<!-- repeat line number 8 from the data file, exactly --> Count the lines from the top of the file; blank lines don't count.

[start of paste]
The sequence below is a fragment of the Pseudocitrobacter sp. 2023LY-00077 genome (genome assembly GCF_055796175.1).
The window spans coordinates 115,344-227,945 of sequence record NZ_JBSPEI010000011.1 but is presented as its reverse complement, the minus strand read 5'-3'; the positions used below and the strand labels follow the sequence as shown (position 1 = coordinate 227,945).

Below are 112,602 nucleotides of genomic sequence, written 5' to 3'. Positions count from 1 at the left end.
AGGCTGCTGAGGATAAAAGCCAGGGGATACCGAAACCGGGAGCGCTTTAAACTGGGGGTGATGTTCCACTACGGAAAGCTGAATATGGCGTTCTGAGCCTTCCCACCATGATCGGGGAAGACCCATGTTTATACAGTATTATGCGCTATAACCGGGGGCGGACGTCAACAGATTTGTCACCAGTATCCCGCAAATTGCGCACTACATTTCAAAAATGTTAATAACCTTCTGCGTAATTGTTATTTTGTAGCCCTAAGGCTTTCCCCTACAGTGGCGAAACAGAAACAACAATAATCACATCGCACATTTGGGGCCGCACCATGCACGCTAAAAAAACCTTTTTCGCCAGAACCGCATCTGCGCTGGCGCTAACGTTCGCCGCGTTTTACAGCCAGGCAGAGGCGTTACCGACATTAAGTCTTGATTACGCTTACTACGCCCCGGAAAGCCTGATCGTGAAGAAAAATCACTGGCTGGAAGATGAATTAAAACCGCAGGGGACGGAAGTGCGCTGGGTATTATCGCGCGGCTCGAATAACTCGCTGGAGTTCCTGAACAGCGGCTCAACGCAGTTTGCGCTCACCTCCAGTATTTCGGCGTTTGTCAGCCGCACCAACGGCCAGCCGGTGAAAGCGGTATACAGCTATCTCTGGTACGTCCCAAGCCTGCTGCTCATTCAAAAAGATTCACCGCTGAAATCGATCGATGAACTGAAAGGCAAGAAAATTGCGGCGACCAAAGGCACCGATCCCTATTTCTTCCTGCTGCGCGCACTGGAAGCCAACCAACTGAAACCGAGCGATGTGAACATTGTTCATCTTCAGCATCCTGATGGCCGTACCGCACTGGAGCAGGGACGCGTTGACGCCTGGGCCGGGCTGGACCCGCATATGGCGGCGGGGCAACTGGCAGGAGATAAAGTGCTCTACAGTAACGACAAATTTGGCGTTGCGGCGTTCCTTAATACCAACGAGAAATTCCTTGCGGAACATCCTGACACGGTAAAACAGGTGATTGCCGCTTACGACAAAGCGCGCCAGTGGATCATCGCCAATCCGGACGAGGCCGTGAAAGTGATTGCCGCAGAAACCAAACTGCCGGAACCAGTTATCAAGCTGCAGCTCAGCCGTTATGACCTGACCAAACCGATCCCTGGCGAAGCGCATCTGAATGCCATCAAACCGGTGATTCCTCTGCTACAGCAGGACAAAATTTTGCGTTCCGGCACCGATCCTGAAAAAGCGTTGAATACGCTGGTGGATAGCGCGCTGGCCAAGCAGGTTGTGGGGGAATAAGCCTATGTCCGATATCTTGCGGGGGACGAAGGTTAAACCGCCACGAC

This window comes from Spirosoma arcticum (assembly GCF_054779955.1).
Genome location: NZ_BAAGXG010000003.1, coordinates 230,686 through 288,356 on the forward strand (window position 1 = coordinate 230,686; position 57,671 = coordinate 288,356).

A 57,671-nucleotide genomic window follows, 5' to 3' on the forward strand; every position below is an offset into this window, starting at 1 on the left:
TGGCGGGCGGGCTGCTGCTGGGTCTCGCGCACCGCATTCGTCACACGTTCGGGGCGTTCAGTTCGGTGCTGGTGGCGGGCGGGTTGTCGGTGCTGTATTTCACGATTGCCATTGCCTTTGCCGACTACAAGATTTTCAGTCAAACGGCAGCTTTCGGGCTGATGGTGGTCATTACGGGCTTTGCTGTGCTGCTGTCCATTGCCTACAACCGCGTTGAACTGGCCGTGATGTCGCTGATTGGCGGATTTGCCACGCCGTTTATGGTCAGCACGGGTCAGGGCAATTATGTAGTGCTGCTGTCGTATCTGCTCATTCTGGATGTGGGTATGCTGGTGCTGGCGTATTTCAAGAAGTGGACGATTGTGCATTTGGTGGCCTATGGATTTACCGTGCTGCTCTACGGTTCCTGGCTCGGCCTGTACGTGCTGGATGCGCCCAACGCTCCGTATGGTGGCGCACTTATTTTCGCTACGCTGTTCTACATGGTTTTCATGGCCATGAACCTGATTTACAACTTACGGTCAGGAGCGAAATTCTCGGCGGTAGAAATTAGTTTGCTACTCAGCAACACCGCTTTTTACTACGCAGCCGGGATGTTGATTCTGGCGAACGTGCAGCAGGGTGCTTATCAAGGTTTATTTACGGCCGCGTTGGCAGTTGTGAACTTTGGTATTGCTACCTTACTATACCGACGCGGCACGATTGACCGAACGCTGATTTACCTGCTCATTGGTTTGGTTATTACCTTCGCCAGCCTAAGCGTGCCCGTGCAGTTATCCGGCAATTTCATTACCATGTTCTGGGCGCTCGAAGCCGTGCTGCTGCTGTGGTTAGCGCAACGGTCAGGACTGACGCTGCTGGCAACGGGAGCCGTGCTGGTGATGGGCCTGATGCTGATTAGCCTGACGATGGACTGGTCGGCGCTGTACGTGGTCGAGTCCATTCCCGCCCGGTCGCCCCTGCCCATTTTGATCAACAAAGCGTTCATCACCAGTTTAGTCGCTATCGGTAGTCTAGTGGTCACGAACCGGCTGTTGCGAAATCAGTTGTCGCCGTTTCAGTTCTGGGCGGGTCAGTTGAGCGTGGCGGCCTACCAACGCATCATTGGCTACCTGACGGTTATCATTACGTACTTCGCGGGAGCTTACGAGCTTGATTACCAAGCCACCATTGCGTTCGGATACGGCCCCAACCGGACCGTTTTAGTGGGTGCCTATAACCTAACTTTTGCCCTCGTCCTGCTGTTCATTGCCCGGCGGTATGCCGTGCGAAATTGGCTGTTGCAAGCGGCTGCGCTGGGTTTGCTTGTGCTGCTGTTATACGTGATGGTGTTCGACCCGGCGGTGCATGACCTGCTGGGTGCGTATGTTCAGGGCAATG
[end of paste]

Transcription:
TGGCGGGCGGGCTGCTGCTGGGTCTCGCGCACCGCATTCGTCACACGTTCGGGGCGTTCAGTTCGGTGCTGGTGGCGGGCGGGTTGTCGGTGCTGTATTTCACGATTGCCATTGCCTTTGCCGACTACAAGATTTTCAGTCAAACGGCAGCTTTCGGGCTGATGGTGGTCATTACGGGCTTTGCTGTGCTGCTGTCCATTGCCTACAACCGCGTTGAACTGGCCGTGATGTCGCTGATTGGCGGATTTGCCACGCCGTTTATGGTCAGCACGGGTCAGGGCAATTATGTAGTGCTGCTGTCGTATCTGCTCATTCTGGATGTGGGTATGCTGGTGCTGGCGTATTTCAAGAAGTGGACGATTGTGCATTTGGTGGCCTATGGATTTACCGTGCTGCTCTACGGTTCCTGGCTCGGCCTGTACGTGCTGGATGCGCCCAACGCTCCGTATGGTGGCGCACTTATTTTCGCTACGCTGTTCTACATGGTTTTCATGGCCATGAACCTGATTTACAACTTACGGTCAGGAGCGAAATTCTCGGCGGTAGAAATTAGTTTGCTACTCAGCAACACCGCTTTTTACTACGCAGCCGGGATGTTGATTCTGGCGAACGTGCAGCAGGGTGCTTATCAAGGTTTATTTACGGCCGCGTTGGCAGTTGTGAACTTTGGTATTGCTACCTTACTATACCGACGCGGCACGATTGACCGAACGCTGATTTACCTGCTCATTGGTTTGGTTATTACCTTCGCCAGCCTAAGCGTGCCCGTGCAGTTATCCGGCAATTTCATTACCATGTTCTGGGCGCTCGAAGCCGTGCTGCTGCTGTGGTTAGCGCAACGGTCAGGACTGACGCTGCTGGCAACGGGAGCCGTGCTGGTGATGGGCCTGATGCTGATTAGCCTGACGATGGACTGGTCGGCGCTGTACGTGGTCGAGTCCATTCCCGCCCGGTCGCCCCTGCCCATTTTGATCAACAAAGCGTTCATCACCAGTTTAGTCGCTATCGGTAGTCTAGTGGTCACGAACCGGCTGTTGCGAAATCAGTTGTCGCCGTTTCAGTTCTGGGCGGGTCAGTTGAGCGTGGCGGCCTACCAACGCATCATTGGCTACCTGACGGTTATCATTACGTACTTCGCGGGAGCTTACGAGCTTGATTACCAAGCCACCATTGCGTTCGGATACGGCCCCAACCGGACCGTTTTAGTGGGTGCCTATAACCTAACTTTTGCCCTCGTCCTGCTGTTCATTGCCCGGCGGTATGCCGTGCGAAATTGGCTGTTGCAAGCGGCTGCGCTGGGTTTGCTTGTGCTGCTGTTATACGTGATGGTGTTCGACCCGGCGGTGCATGACCTGCTGGGTGCGTATGTTCAGGGCAATG